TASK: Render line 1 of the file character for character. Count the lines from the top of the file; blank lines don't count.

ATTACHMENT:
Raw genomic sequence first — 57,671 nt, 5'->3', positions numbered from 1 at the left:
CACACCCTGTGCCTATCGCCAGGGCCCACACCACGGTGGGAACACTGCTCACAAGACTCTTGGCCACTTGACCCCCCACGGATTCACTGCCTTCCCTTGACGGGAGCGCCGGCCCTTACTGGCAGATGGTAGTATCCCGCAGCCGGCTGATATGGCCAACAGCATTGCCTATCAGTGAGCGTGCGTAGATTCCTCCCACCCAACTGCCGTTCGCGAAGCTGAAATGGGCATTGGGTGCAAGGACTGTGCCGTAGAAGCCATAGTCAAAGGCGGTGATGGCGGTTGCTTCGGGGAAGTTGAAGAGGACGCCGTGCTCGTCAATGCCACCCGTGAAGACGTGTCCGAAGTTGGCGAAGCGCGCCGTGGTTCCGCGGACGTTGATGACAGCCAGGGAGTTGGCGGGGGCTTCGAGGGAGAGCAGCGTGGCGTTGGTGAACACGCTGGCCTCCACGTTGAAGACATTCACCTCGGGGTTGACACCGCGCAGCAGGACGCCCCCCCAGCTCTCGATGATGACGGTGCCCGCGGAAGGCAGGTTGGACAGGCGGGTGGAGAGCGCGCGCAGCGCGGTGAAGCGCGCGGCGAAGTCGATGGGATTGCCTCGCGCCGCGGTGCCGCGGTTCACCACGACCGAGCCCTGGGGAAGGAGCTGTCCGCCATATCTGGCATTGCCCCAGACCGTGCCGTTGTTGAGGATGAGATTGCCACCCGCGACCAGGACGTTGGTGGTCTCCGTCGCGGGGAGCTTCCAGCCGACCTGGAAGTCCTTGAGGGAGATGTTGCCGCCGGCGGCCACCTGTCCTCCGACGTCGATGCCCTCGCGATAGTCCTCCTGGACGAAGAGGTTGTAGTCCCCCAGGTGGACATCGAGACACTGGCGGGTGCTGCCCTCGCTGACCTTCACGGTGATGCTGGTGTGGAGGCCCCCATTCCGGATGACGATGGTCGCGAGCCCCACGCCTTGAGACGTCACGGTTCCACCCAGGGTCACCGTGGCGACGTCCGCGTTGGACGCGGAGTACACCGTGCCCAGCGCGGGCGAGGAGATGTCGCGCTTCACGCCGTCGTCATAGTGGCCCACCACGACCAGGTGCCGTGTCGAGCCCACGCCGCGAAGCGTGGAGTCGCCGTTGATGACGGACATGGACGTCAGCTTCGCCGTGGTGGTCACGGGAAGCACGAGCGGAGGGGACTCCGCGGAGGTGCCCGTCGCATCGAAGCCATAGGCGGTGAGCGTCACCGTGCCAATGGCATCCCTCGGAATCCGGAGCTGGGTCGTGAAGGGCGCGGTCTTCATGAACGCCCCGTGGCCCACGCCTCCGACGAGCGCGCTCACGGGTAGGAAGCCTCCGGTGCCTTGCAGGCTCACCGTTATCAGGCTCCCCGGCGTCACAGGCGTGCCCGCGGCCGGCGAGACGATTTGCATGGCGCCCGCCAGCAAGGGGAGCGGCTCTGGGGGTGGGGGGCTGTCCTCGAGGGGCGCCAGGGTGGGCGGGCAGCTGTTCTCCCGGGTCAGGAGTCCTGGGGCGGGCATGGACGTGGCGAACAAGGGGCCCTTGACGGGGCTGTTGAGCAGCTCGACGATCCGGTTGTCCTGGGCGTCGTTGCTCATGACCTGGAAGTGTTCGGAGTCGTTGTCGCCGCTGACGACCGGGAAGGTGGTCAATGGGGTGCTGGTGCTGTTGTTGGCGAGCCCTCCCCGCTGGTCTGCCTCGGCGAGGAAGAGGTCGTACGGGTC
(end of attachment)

Raw genomic sequence first — 57,671 nt, 5'->3', positions numbered from 1 at the left: